You’ll see from the schedule that most people get into work around 10am in banking. This is the hidden gift of banking… the days can sometimes start super late. This is partially because people don’t always know when you stopped working the night before. You typically start way later than other professions. I’ve seen some banking groups have people stroll in at 11am or noon.

What 80 Hours per Week Looks Like

The difference between working 60 and 80 hours is pretty dramatic.

And the difference is often based on whether you’re on a live deal or not. You can get to 60 hours just being on pitches and doing face time, but getting to 80 hours often means you have consistent deadlines or you’re pushing towards a deal announcement.

How Many Hours do Investment Bankers Really Work? (2)

I do think 80 hours is the point when your physique starts to noticeably erode. You have time to maybe go to the gym once or twice per week if you're willful.

You’re generally getting less than 6 hours of sleep and you don’t have a single day off, so you almost never feel well rested. And let me tell you, the difference between 2 days off and 1 is already enormous. But the difference between 1 day off and 0 is even bigger.

I’ll note that for me at least, I still always needed an hour or 30 minutes at least after I got home to decompress, watch TV or have a lonely drink. Regardless of the hour, even if I got home at 3am, I still generally needed some amount of time to myself, even if it was coming directly out of sleep.

Secondly, I do think that Friday nights are still sacred. Even during super busy seasons, people do their best to honor Friday nights as best they can.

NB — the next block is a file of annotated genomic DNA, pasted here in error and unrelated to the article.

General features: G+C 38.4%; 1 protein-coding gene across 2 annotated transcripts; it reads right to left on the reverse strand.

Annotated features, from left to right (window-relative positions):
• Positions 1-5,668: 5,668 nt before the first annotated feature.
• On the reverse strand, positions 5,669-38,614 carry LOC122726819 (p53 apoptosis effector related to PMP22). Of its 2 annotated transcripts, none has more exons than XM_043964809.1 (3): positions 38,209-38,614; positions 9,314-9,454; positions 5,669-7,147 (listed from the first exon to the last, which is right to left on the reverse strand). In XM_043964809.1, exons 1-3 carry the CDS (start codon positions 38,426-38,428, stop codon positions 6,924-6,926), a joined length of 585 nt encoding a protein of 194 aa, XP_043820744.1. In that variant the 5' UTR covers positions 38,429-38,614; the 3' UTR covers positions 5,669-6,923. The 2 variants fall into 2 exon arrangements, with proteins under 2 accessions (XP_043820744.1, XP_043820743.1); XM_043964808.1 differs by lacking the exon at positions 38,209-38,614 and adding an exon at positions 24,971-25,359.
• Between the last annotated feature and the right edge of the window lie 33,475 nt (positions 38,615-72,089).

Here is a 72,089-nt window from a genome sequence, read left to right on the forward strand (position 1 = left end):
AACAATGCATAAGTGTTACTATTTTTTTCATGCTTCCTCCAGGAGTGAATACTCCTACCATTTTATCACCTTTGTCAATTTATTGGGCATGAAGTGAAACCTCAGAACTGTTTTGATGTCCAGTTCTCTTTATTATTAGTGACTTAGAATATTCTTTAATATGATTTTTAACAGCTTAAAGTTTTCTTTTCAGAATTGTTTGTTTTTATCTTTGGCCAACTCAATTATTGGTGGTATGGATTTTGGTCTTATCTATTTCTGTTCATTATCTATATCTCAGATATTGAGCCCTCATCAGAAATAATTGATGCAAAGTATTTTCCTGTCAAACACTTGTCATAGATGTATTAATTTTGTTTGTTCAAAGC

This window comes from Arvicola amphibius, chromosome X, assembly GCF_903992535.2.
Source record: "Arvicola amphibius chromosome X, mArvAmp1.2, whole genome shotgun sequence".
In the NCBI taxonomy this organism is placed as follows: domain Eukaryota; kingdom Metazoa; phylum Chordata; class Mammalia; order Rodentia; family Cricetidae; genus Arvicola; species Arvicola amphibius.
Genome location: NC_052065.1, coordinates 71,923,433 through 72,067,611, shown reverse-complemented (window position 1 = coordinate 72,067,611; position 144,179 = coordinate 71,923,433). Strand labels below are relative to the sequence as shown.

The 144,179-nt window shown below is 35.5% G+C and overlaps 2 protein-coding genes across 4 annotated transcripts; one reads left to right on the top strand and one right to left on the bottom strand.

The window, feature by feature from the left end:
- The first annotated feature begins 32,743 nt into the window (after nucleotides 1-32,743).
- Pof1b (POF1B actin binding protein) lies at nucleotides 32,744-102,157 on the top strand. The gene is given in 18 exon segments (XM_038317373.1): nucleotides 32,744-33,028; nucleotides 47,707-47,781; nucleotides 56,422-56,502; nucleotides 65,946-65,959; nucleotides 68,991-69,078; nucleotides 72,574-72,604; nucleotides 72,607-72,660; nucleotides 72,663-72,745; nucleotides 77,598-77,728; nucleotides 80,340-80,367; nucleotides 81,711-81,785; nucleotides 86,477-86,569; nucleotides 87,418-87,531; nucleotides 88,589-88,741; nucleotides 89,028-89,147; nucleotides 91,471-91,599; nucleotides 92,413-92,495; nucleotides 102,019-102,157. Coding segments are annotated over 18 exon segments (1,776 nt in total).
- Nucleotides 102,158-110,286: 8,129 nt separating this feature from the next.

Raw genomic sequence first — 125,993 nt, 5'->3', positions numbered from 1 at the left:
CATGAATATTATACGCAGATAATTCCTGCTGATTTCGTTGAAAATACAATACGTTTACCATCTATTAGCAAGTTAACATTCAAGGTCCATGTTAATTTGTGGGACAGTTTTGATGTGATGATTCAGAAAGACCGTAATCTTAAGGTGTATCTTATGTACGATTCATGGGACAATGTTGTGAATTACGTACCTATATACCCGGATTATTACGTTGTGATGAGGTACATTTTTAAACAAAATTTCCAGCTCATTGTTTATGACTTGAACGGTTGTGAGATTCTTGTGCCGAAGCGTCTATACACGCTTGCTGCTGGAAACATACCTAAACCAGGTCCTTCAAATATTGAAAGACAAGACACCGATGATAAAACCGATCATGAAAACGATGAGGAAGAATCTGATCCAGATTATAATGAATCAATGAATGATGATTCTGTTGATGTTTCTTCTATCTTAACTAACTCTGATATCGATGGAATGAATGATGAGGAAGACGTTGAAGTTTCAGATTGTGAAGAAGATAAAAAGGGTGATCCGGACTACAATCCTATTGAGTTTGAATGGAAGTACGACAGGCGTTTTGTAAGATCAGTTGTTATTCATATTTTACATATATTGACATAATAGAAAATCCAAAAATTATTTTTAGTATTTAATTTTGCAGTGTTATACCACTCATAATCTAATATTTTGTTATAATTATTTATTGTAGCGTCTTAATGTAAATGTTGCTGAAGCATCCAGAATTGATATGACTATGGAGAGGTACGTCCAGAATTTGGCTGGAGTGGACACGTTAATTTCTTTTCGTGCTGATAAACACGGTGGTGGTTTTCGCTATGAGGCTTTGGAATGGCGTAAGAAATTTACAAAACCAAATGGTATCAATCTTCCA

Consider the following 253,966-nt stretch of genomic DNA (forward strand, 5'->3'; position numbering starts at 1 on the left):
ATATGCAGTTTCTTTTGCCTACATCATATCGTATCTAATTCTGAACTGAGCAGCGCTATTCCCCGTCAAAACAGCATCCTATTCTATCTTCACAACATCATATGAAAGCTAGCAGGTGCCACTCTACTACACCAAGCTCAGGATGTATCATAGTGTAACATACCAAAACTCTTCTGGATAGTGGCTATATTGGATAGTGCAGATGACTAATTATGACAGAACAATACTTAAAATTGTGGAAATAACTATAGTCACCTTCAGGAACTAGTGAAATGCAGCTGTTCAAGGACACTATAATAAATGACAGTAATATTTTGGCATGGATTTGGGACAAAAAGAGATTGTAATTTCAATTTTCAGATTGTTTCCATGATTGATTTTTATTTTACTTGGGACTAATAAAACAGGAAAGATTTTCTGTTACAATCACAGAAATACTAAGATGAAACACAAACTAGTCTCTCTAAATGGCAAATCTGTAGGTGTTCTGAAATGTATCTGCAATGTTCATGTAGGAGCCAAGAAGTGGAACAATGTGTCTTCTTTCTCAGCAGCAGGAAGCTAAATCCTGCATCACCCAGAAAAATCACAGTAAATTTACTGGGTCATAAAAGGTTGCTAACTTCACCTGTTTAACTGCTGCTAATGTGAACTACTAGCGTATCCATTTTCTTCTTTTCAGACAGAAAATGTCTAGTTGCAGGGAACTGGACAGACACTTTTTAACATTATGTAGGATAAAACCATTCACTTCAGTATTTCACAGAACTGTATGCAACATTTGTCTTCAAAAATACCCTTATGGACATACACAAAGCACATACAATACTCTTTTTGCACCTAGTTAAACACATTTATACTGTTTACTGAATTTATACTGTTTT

Consistently Working 100 Hours is Torture

I think people tend to gravitate to the 100 hours trope because 100 is a nice round number.

100 hours is not a nice round way of life.

I can tell you that 100 hours is pure insanity, far past what the human psyche can typically withstand.

It takes an extraordinary level of commitment to consistently work at this level, because this is well past the point where you start infringing on your sleep, your social relationships, the gym, eating, and basic hygiene. I probably only worked 100 hours when I was either in the peak of a live deal, I had two projects blowing up at the same time, or I was working on some cross-border awfulness.

I would estimate that I probably had a 100 hour week only about once every few months.

Quiet Periods Don’t Last Long

On the other end of the spectrum, there still tends to be a floor to how much work you’ll have. Non-deal mode doesn't mean you get to completely slack off. The bittersweet part about having a chill week in banking is that you know in the back of your head that it won’t last. Not for long.

If you consistently have less than 60 hours of work, that generally means you’re not on live deals and your group’s partners are about to start pitching. Partners try to operate their groups like efficient teams and if there’s a lot of excess capacity, they’ll take on additional projects.

I found that whenever things were getting too quiet in the office, our firm’s partners would just ramp up the amount of pitching and client servicing they did. There would always be a steady amount of work to do.

The weeks when you can most reliably get to 40-50 hours of work are around the holidays. I would say the week of Christmas, the week of the holiday party, and that last week in August when all of the senior people go on vacation are times when you can perceivably get to 40 hours.